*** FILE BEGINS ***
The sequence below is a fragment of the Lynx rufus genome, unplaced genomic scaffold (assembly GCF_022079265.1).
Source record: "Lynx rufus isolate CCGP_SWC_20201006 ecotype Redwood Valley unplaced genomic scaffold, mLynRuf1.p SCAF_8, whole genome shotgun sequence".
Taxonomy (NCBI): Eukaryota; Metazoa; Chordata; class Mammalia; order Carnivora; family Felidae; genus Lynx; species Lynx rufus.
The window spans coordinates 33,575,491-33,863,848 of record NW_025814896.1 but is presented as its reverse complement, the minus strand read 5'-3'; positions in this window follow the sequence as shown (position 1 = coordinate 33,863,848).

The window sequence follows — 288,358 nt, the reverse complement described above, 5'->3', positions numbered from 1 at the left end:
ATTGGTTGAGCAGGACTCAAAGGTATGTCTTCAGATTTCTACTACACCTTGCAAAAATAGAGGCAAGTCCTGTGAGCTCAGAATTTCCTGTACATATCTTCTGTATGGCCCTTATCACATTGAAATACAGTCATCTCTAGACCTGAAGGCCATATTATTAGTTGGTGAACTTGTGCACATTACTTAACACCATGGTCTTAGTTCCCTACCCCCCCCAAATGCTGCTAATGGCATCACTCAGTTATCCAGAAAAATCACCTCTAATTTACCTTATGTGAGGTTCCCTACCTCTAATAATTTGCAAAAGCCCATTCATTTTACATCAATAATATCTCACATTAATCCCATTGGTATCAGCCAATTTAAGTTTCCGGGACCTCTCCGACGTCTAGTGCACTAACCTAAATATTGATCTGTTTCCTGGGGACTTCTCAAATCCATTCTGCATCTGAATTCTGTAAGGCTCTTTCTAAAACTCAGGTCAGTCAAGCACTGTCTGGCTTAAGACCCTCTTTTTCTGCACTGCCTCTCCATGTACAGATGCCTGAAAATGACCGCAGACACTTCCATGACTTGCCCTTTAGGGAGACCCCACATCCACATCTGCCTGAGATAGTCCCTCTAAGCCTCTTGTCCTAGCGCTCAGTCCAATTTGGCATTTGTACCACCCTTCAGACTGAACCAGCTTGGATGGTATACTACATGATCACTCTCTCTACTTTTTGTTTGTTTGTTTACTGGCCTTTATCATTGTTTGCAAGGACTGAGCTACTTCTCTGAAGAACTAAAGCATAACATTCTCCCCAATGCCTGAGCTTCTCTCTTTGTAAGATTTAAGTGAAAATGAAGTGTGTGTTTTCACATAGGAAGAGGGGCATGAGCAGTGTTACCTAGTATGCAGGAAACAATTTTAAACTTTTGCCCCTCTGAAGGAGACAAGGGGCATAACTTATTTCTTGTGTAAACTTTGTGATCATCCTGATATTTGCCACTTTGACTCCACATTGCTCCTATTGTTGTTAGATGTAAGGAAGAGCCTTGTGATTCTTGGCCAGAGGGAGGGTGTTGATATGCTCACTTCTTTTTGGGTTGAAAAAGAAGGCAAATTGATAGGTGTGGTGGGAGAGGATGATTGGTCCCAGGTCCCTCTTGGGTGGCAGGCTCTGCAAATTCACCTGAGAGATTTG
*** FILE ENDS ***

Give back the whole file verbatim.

The sequence below is a fragment of the Lynx rufus genome, unplaced genomic scaffold (assembly GCF_022079265.1).
Source record: "Lynx rufus isolate CCGP_SWC_20201006 ecotype Redwood Valley unplaced genomic scaffold, mLynRuf1.p SCAF_8, whole genome shotgun sequence".
Taxonomy (NCBI): Eukaryota; Metazoa; Chordata; class Mammalia; order Carnivora; family Felidae; genus Lynx; species Lynx rufus.
The window spans coordinates 33,575,491-33,863,848 of record NW_025814896.1 but is presented as its reverse complement, the minus strand read 5'-3'; positions in this window follow the sequence as shown (position 1 = coordinate 33,863,848).

The window sequence follows — 288,358 nt, the reverse complement described above, 5'->3', positions numbered from 1 at the left end:
ATTGGTTGAGCAGGACTCAAAGGTATGTCTTCAGATTTCTACTACACCTTGCAAAAATAGAGGCAAGTCCTGTGAGCTCAGAATTTCCTGTACATATCTTCTGTATGGCCCTTATCACATTGAAATACAGTCATCTCTAGACCTGAAGGCCATATTATTAGTTGGTGAACTTGTGCACATTACTTAACACCATGGTCTTAGTTCCCTACCCCCCCCAAATGCTGCTAATGGCATCACTCAGTTATCCAGAAAAATCACCTCTAATTTACCTTATGTGAGGTTCCCTACCTCTAATAATTTGCAAAAGCCCATTCATTTTACATCAATAATATCTCACATTAATCCCATTGGTATCAGCCAATTTAAGTTTCCGGGACCTCTCCGACGTCTAGTGCACTAACCTAAATATTGATCTGTTTCCTGGGGACTTCTCAAATCCATTCTGCATCTGAATTCTGTAAGGCTCTTTCTAAAACTCAGGTCAGTCAAGCACTGTCTGGCTTAAGACCCTCTTTTTCTGCACTGCCTCTCCATGTACAGATGCCTGAAAATGACCGCAGACACTTCCATGACTTGCCCTTTAGGGAGACCCCACATCCACATCTGCCTGAGATAGTCCCTCTAAGCCTCTTGTCCTAGCGCTCAGTCCAATTTGGCATTTGTACCACCCTTCAGACTGAACCAGCTTGGATGGTATACTACATGATCACTCTCTCTACTTTTTGTTTGTTTGTTTACTGGCCTTTATCATTGTTTGCAAGGACTGAGCTACTTCTCTGAAGAACTAAAGCATAACATTCTCCCCAATGCCTGAGCTTCTCTCTTTGTAAGATTTAAGTGAAAATGAAGTGTGTGTTTTCACATAGGAAGAGGGGCATGAGCAGTGTTACCTAGTATGCAGGAAACAATTTTAAACTTTTGCCCCTCTGAAGGAGACAAGGGGCATAACTTATTTCTTGTGTAAACTTTGTGATCATCCTGATATTTGCCACTTTGACTCCACATTGCTCCTATTGTTGTTAGATGTAAGGAAGAGCCTTGTGATTCTTGGCCAGAGGGAGGGTGTTGATATGCTCACTTCTTTTTGGGTTGAAAAAGAAGGCAAATTGATAGGTGTGGTGGGAGAGGATGATTGGTCCCAGGTCCCTCTTGGGTGGCAGGCTCTGCAAATTCACCTGAGAGATTTG